Training Neurodiverse People

Is training neurodiverse people different from neurotypical people? 

The short answer is yes. The longer answer starts with recognising that, of course, all people are different. 

One of our key messages for organisations is that neurodiversity isn’t so dissimilar to all the other variations there are between humans. Together we want to make differences less scary and less complicated. Every individual has different needs that may affect their ease and experience of learning and making sustainable changes. In an ideal world we would tune into all of these and make adjustments to make things smoother for each individual. 

With neural differences that come under the umbrella term neurodiversity we can consider how our written materials might be helpful or unhelpful for people with Dyslexia (great guidelines can be found on the British Dyslexia Website). 

What about people who identify as, or have been diagnosed with, Autism and ADHD? Do they learn in a different way? At the neural level, it isn’t so much that anyone with these conditions learns in a different way. They still strengthen particular neural pathways, their hippocampus is still involved in consolidating memories. The same tips that apply to others around how to embed something still apply: 

  • Sleep is important, naps can be helpful
  • Create frequent recall opportunities
  • Invite people to discuss how concepts will work practically in their contexts
  • Link new concepts to previously familiar ones
  • Help piggy back new habits onto old ones. 

However, the process of attending to something, focusing on it, in order for the information to go into the brain and be processed, can be different, it is an executive function which is often affected – and there are a wide range of things that can be done to support at this stage of the learning process.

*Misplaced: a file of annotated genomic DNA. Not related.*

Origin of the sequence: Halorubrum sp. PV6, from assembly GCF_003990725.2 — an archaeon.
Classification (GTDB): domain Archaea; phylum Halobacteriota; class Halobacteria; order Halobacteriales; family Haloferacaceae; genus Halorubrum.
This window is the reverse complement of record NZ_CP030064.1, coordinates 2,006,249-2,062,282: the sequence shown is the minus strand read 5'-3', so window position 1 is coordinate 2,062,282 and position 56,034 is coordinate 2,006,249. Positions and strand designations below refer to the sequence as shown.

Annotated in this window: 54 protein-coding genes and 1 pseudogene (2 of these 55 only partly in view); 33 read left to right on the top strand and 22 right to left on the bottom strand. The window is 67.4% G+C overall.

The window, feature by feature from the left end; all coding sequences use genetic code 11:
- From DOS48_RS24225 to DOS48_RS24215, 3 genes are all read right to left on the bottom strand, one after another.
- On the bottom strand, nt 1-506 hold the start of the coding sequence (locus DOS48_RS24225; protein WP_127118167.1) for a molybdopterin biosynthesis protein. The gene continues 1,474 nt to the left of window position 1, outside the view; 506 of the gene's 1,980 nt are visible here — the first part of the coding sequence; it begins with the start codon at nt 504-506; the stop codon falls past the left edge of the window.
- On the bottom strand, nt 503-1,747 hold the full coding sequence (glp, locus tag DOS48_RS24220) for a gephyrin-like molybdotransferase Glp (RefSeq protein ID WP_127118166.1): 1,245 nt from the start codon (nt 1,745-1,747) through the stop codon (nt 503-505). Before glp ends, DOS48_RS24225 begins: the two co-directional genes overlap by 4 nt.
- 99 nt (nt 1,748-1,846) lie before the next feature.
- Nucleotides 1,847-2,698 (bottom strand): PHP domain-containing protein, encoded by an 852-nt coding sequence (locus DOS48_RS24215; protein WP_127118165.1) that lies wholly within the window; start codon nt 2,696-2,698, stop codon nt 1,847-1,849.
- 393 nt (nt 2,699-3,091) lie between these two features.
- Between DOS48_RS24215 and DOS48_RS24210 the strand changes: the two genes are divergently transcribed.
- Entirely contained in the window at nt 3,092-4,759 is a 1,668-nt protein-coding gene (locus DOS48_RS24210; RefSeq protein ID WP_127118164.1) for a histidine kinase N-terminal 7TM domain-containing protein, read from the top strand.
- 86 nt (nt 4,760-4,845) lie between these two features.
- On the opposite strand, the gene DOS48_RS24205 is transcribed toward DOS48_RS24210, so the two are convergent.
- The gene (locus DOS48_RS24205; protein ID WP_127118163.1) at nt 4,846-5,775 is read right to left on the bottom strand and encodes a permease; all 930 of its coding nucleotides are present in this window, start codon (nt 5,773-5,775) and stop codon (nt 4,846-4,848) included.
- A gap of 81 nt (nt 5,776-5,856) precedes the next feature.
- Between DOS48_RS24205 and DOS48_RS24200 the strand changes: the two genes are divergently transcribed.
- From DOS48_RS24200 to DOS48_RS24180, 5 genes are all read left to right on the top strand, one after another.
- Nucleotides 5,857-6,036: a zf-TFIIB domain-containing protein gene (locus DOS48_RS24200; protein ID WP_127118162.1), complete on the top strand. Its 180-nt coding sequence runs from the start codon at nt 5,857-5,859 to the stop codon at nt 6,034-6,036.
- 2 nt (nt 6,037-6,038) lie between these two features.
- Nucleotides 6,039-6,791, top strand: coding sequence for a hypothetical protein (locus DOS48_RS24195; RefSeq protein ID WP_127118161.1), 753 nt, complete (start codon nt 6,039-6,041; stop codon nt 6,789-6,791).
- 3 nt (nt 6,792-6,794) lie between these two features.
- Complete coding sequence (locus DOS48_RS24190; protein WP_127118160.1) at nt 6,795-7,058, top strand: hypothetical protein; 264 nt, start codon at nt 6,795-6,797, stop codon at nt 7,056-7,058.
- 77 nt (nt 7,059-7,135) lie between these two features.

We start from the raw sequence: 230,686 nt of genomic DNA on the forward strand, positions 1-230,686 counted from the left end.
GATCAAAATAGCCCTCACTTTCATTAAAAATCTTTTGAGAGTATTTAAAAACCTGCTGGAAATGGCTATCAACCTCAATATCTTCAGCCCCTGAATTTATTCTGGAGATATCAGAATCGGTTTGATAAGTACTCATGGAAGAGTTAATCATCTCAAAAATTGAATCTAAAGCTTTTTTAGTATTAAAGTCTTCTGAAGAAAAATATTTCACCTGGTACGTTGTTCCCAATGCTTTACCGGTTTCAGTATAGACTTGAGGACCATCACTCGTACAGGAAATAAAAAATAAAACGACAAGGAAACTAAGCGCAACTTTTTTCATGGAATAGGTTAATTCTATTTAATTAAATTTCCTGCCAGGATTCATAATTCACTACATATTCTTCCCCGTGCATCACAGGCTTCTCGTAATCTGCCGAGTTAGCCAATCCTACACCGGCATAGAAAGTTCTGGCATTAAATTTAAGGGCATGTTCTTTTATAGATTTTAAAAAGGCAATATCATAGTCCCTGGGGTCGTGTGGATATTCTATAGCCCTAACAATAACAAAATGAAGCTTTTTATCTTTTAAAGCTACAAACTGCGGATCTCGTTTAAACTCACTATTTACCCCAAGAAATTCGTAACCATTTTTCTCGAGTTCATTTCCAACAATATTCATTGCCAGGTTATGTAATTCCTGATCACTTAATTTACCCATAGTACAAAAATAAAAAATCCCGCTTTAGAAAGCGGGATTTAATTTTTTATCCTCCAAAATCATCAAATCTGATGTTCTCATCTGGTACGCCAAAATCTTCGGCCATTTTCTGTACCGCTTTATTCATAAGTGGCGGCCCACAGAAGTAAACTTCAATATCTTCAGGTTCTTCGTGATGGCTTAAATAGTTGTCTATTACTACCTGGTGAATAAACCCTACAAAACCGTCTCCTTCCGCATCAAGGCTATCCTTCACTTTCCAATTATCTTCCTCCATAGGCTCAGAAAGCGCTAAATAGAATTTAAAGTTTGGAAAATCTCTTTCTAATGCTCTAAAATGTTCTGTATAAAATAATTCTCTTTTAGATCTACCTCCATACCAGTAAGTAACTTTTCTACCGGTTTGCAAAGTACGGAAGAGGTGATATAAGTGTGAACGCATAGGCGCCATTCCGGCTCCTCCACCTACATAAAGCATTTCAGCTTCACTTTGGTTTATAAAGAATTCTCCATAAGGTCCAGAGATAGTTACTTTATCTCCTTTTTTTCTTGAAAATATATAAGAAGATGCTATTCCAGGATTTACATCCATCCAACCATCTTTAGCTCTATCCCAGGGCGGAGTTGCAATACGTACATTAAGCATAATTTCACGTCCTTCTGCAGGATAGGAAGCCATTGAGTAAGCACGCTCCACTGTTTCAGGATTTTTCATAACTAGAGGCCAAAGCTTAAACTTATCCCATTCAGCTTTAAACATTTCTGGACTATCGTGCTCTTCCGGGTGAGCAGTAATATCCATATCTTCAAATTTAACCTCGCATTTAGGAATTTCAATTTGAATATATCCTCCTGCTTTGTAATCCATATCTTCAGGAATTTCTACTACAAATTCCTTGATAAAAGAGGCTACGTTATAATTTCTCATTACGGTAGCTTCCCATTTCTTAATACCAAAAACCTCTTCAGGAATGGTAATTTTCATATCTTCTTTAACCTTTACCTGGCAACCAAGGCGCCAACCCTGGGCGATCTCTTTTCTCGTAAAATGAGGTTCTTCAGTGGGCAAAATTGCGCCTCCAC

MYTH: ‘Top ten things you can do to make your training neurodiversity friendly’. 

Here’s why that’s a myth. We know that Autism is a spectrum. The practical implications of this for learning and development are that each individual needs to be treated as such. Sensory sensitivities are one of the potential differences for people with Autism. However, they can present as hypo or hyper. And can be different for different things, for example you might help an individual by making a learning environment: 

  • Quieter – as they are hypersensitive to noise 
  • Louder – as they are hyposensitive and appreciate the background auditory stimulation
  • Visually sparse – as they get distracted easily
  • Busy visually – as they feel safer in busier environments
  • Filled with fiddlers – as sensory stimulation helps them to focus more easily
  • Devoid of distractions – as they find it overwhelming. 

These examples are only the obvious tips of the iceberg! 

This means that a high priority of any intervention that is seeking to help people learn or change is to create a safe environment where people feel able to be honest about what helps them. Many adults have self awareness around what will be useful to them. We need to create opportunities for them to disclose this and feel heard, and be honest around what can plausibly be done. 

If we understand what is likely to actually be going on for people as they learn and change, we know better what parts of what we’ve designed are essential, and which parts are flexible. This way we can respond most appropriately to the needs of each individual.

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